Jay Z, his ex-consigliore John Meneilly, and “OG Juan” Perez, photographed while watching a game between the Los Angeles Dodgers and the New York Yankees at Dodger Stadium in Los Angeles
on July 30, 2013.
Hov was still in the city after performing on his and Justin Timberlake’s “Legends of the Summer” tour. Two nights previous they had performed at the sold-out Rose Bowl in Pasadena, grossing over $7 million in revenue.
The Roc Nation Sports representatives were specifically there to watch their client Robinson Canó, who was [at the time] playing for the Bronx Bombers; and a friend of Jay’s for at least five years.
What makes this story more interesting is the fact that the famed sports agent Scott Boras was sitting about 15 feet away from the Roc Nation conglomerate. The formidable Boras had previously represented Canó, but on April 2, 2013 the second baseman became the first athlete to sign with the agency Hov had long-dreamed of starting. Four weeks before this game Hov had addressed the 60-year old agent—the only one in the world with more than $2 billion in active player contracts—on “Crown,” famously rapping “Scott Boras, you over baby! Robinson Canó, you coming with me!” Some may have seen the line as reckless, but Hov would soon prove the naysayers wrong [again] as he and RNS soon negotiated their new star a $240 million contract from the Seattle Mariners—the third biggest contract in baseball’s history.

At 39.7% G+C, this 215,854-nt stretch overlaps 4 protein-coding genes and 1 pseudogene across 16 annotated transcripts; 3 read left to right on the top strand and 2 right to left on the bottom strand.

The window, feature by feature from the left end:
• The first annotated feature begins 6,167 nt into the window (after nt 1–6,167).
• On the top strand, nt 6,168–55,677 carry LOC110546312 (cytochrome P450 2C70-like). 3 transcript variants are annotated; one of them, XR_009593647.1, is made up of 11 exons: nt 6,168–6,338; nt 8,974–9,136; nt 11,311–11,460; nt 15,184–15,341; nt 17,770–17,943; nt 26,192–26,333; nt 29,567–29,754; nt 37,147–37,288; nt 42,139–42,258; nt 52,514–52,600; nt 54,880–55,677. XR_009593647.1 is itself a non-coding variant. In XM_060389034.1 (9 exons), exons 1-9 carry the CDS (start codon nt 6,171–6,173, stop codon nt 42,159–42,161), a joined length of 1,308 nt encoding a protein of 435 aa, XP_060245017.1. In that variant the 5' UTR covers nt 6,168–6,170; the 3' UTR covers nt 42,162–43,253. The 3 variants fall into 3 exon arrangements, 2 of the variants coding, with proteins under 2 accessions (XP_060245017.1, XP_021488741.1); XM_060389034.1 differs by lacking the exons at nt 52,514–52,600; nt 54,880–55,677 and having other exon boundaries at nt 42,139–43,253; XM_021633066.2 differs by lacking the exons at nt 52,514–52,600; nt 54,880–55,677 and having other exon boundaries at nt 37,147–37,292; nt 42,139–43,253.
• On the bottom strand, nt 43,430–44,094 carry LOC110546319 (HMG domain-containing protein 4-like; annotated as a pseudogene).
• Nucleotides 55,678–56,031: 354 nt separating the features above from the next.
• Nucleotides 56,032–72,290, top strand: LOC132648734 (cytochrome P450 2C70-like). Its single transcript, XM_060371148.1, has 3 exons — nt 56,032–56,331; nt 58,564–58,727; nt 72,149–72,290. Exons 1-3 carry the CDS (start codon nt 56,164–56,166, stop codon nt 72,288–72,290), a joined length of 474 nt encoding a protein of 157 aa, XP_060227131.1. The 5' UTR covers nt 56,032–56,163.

The influential agent would soon fall for the oldest trick in rap’s book, by responding to the shots sent his way by someone far less experienced than himself in the sports representation business. Naïvely he would compare the entrance of the “business, man” into sports agency to “if Steven Spielberg walked into USC Medical Center and said, ‘I want to do neurosurgery,’ they don’t give him a scalpel.” Proving him wrong, RNS would quickly gain a reputation for being a “genuine” agency that puts their clients interests first and “really makes a significant contribution” to athletes across the board. Also, “[Jay] is mega-wealthy and uber-successful,“ as an unnamed prominent baseball agent once said. “He’s probably negotiated his own deals with record executives who are more cut-throat than any GM of a baseball team. You want to talk about big business? That’s big business.” Boras is also notorious for being focused on money and over-controlling with his clients interests, while Jay and his team are more focused on doing the best by their Roc representers: “[We will] form a company where we can help top athletes in various sports the same way we have been helping artists in the music industry for years.” The team at RNS puts the most emphasis on giving future-proofed financial advice to their clients—especially those who are just entering the sporting profession.
Jay-Z and P. Diddy, photographed while at a MTV-filmed party for The Dynasty: Roc La Familia in Los Angeles on November 7, 2000. Hov held the party to celebrate the album’s #1 debut on the Billboard 200, after it sold 557,789 copies in its first week of release. It has since been certified 2x Platinum, with over 2.3 million copies sold in the United States alone.